A new Egyptian armed group, the Hasam Movement, has claimed responsibility for the killing of a police officer in the country's north.
Armed men shot Gamal al-Deeb, a policeman working with the Homeland Security agency, eight times outside his home in Egypt's Beheira province shortly after midnight, the interior ministry said on Saturday.
He died of a bullet to the head.
"The Hasam Movement's assassination squad has carried out the field execution of the hardened criminal Gamal al-Deeb who committed his crimes in all ages," the group said in a statement on social media.
Senior Muslim Brotherhood leader killed in Egypt
"He deserved the bullet of justice that found its way to his head and the seven others in his body."
The group accused Deeb of killing, kidnapping and torturing innocents, including children. It posted photos purportedly of Deeb's house, car and a coffee shop he frequented.
Hasam, the Arabic word for decisiveness, has claimed responsibility for five other attacks since July, including the attempted assassination of a senior prosecutor via a car bomb, and the failed shooting of Egypt's former top Muslim religious leader.
|Attacks have dented recovery of tourism after the 2011 uprising drove away visitors [AP File Photo]
Hasam also claimed responsibility for the killing of a senior police officer earlier this year.
Policemen, judges and other senior officials have increasingly been targeted by armed groups angered by hefty prison sentences imposed on members of the now-outlawed Muslim Brotherhood.
The Brotherhood, which says it is a peaceful organisation, won Egypt's first free elections after the 2011 uprising that ended Hosni Mubarak's 30-year rule.
Its presidential candidate, Mohamed Morsi, was himself deposed after mass protests against his rule and replaced by Abdel Fattah el-Sisi, the military chief, in 2013.
Sisi has since overseen a crackdown on opposition in which hundreds of Brotherhood supporters have been killed and thousands, including Morsi, jailed or sentenced to death.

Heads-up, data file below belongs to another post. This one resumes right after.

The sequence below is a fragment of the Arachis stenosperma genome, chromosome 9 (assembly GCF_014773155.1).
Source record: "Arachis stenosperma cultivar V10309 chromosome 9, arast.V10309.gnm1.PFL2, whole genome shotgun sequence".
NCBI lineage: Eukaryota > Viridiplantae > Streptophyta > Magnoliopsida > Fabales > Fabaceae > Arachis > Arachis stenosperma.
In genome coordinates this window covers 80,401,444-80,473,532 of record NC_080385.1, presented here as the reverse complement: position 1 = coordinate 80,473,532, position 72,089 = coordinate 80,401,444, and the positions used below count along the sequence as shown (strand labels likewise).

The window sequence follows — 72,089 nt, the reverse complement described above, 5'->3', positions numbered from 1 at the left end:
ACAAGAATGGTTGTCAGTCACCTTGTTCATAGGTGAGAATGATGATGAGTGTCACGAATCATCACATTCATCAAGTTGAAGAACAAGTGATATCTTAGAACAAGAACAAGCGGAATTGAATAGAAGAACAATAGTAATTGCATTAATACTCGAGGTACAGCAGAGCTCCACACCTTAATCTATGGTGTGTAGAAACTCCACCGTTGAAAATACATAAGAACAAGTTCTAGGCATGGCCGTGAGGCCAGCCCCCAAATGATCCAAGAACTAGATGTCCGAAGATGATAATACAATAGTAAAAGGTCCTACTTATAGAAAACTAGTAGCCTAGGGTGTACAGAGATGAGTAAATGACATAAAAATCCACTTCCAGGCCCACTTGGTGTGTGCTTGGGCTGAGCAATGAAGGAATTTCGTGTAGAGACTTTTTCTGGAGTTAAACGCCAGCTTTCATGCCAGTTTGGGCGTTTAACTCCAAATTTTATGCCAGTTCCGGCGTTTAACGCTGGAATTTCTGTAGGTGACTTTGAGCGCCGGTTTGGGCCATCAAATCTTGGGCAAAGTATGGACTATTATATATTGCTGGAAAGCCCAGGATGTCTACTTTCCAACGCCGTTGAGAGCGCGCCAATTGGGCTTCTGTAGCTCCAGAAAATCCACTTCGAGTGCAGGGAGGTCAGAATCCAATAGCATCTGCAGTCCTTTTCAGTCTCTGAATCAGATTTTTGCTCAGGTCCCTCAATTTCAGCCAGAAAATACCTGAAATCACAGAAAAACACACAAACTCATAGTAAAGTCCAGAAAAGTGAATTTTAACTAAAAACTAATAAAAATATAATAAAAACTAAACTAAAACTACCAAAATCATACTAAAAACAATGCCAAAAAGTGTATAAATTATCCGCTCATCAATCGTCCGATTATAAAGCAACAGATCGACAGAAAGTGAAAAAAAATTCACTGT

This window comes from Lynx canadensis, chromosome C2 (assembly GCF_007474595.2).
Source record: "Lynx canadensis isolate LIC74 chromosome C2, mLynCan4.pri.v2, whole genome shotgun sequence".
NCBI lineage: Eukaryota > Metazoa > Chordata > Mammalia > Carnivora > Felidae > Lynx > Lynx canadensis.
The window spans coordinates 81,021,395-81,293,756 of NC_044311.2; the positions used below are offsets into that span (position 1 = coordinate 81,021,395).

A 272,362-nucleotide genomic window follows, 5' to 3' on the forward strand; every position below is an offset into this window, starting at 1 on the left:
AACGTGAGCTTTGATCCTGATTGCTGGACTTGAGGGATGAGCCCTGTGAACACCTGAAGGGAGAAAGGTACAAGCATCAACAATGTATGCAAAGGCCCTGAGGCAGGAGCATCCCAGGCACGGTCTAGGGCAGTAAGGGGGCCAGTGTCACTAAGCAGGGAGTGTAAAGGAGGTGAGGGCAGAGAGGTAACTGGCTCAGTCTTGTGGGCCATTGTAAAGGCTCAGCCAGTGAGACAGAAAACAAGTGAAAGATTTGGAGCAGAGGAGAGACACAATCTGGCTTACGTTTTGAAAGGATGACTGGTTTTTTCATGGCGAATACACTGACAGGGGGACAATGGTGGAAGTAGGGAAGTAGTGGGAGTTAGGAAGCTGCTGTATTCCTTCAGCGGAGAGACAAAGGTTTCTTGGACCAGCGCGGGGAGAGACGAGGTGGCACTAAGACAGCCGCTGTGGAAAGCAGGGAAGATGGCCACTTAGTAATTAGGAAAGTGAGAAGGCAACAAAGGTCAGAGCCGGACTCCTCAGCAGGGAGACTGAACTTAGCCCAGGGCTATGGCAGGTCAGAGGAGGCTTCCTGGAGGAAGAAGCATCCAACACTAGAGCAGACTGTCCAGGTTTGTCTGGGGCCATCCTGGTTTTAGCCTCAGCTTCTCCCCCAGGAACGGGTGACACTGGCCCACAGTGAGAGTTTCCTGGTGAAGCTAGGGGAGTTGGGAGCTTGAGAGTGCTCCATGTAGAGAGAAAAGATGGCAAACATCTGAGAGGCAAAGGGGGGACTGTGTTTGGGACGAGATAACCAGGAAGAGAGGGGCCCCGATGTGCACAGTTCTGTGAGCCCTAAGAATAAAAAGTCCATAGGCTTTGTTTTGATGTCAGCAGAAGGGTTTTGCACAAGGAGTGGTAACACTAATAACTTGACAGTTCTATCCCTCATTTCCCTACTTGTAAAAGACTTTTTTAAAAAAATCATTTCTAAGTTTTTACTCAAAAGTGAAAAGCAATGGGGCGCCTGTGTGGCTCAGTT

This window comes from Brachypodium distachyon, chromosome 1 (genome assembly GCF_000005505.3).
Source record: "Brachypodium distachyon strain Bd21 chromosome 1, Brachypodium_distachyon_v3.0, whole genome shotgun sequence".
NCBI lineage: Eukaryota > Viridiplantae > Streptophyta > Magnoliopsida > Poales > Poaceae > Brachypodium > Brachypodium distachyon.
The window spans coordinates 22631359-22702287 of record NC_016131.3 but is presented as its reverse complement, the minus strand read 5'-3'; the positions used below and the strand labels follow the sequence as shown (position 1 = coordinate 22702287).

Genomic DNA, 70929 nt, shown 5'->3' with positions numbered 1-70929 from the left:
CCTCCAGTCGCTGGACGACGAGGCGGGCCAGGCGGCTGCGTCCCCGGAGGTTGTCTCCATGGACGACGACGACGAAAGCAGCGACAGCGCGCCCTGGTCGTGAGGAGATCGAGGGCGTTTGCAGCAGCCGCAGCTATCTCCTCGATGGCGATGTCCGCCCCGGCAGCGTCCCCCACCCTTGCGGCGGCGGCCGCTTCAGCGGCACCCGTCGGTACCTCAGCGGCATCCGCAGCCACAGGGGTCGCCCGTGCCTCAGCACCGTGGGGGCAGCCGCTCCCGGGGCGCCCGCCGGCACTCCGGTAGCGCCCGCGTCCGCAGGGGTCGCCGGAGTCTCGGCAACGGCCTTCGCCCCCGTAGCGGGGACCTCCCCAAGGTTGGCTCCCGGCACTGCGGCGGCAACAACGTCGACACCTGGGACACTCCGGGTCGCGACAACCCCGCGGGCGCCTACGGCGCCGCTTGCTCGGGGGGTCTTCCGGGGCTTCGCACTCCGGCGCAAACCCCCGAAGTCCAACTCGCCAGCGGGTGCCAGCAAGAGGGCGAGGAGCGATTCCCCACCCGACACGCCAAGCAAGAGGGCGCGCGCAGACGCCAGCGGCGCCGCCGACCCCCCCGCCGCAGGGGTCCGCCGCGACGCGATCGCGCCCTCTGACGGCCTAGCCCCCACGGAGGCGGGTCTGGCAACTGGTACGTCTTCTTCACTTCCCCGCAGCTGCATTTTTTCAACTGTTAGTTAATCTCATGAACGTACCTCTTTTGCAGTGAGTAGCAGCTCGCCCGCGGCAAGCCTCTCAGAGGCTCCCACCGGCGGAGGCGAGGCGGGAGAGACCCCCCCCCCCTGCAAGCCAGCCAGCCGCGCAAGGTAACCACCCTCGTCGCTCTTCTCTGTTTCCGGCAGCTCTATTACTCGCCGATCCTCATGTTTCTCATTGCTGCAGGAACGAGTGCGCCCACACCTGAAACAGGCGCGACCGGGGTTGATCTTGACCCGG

Travel advisory row
In a separate development, Egypt's foreign ministry has criticised the US embassy in Cairo for advising citizens to avoid large gatherings and public spaces in the capital until Sunday due to "potential security concerns".
"The foreign ministry spokesman has conveyed his annoyance at the warning released by the United States embassy in Cairo to Americans," the ministry said in a statement on Saturday.
"[This] raises questions over the reasons this statement was released in such a way."
The ministry said it contacted the embassy over the warning and that it was told there were no specific reasons or threats behind the move.
The largest Arab country is currently battling armed groups mainly concentrated in the Sinai Peninsula and which gained pace after the removal of Morsi.
The campaign, mounted by the Egyptian branch of the slamic State of Iraq and the Levant (ISIL) group, has killed hundreds of soldiers and police and begun to attack Western targets within the country.
The attacks have dented the recovery of tourism after a 2011 uprising drove away tourists, a major source of hard currency.
Import-dependent Egypt is facing a shortage of foreign exchange that has stifled business activity and hit confidence in the economy.